My Celebrity Sighting at #Berks2014

I have a new post up at Nursing Clio about the Berkshire 2014 conference.  Since the post was getting rather long, I had to condense my celebrity sighting story.  Here’s the full version for others who might find it interesting:

 

The high point for me came on the last day of the conference on Sunday morning.  I feel sympathy for those assigned the Sunday morning time slots: they are usually sparsely attended because people are in the process of leaving, have already left, or are sleeping in after the big Saturday night dance.

[Yes, there is a dance at the Berkshire Conference.  As @Leah Wiener tweeted, “ is where you dance with the people you cited for your comprehensive exams.”]

My roommate was chairing a Sunday session on “Exploring the History of Abortion Through Film,” so skipping the session would have been a major faux pas.  Before the session started I made a trip to the washroom.  This being a conference where female attendees far outnumbered male ones, there was a long line outside the women’s room (and yes some of us did invade the nearly empty men’s room).  I engaged in small talk with the young woman ahead of me in line. I knew I recognized her from somewhere but couldn’t quite place her.  Perhaps she was a former student or someone I met at another conference?  Once I saw her name tag it all came together.  Here’s a picture of her (via the conference website):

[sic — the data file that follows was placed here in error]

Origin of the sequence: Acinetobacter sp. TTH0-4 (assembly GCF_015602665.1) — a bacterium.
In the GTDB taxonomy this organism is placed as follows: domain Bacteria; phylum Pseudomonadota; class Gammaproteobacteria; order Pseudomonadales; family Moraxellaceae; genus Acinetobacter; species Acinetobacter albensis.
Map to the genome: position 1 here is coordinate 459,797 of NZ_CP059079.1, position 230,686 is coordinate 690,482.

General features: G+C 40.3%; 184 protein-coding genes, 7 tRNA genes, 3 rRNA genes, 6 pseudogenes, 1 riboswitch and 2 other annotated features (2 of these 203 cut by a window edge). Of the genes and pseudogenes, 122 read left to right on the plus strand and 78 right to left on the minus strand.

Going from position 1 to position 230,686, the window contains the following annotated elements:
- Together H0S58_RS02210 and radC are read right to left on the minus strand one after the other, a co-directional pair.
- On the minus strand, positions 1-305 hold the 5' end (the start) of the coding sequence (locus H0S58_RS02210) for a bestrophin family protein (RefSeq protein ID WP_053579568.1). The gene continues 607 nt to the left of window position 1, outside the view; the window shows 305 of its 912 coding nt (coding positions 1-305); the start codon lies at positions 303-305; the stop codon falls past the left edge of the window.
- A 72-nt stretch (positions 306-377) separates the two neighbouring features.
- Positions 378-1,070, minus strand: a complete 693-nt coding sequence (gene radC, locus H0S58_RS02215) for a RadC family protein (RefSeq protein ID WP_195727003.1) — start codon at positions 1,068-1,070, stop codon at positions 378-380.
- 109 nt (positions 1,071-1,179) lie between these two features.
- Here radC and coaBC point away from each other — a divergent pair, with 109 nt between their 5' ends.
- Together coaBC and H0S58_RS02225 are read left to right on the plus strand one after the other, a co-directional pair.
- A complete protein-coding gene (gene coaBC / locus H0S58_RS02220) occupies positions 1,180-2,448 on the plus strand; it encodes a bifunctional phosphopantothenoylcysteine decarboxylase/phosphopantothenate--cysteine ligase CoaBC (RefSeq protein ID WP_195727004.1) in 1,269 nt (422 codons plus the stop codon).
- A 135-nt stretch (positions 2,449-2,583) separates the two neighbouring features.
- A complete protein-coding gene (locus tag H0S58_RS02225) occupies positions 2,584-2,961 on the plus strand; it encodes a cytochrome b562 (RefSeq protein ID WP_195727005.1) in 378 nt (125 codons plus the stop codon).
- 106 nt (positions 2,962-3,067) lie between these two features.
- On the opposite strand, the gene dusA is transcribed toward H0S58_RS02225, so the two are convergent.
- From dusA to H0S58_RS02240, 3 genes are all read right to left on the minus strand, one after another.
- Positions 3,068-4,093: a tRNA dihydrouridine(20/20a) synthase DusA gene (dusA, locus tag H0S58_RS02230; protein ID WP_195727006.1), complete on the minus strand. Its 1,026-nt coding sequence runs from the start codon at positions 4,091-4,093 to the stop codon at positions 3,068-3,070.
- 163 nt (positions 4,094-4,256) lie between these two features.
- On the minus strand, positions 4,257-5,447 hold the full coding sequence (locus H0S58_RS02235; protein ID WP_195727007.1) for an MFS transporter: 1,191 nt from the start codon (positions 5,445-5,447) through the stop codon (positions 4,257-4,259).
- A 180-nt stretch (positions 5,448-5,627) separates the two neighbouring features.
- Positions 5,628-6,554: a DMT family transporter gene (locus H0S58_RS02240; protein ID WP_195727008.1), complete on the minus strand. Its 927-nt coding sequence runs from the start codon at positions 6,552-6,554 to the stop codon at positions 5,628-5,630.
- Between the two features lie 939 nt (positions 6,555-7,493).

66ème Festival de Venise (Mostra)

Yes, that’s right, I was in line with   I’ve been a fan of hers for quite some time — I especially loved her luminous performance in “My Life Without Me.” Rather than being a total geek, I kept my cool and said, “oh you’re the filmmaker, that’s why you look so familiar.” She said modestly, “yes, that’s right, I’m trying to make a session on the history of abortion” — the very same session my friend was chairing! [BTW, this was not the first time I spotted a celebrity in the women’s room — back when I was in graduate school, I saw Natalie Merchant prior to a performance by 10,ooo Maniacs.  That time I said nothing since she was about to go onstage and clearly did not want to be sidetracked by a fan!.]

Polley was at the conference for a screening and Q & A for her film “Stories We Tell.” Unfortunately I missed the screening in order to attend a friend’s session.  According to the Berkshire Conference backchannel on Twitter (#Berks2014), the screening was a huge success.  Here are some tweets from @BerksConference:

“Polley: because the film is about storytelling, I thought it was important to include my process as a storyteller.”

“Polley introduces the film, thanks us for applauding at news she’s adapting [Margaret] Atwood’s “’Alias Grace.’”

I can’t wait to see what Polley does with this book.  Atwood is one of my favorite authors and Alias Grace is one of her best works. Based on what I’ve seen of her previous work, I’m certain Polley will do a better job of adapting that novel than Volker Schlöndorff did with “The Handmaid’s Tale.”  Let’s hope Polley’s film version of Alias Grace is ready for the next Big Berks Conference.

Now, Polley could have been a prima donna: she easily could have made an appearance for her film screening and then left. Instead, she decided to be a real conference participant.  She stayed for the whole thing and attended other sessions, including one on Sunday morning featuring another feminist filmmaker. Because that’s what feminists do.  They support each others’ work. I think this is a sign that the Berkshire Conference has succeeded in its efforts to reach beyond the academy and appeal to a wider audience interested in women’s history.

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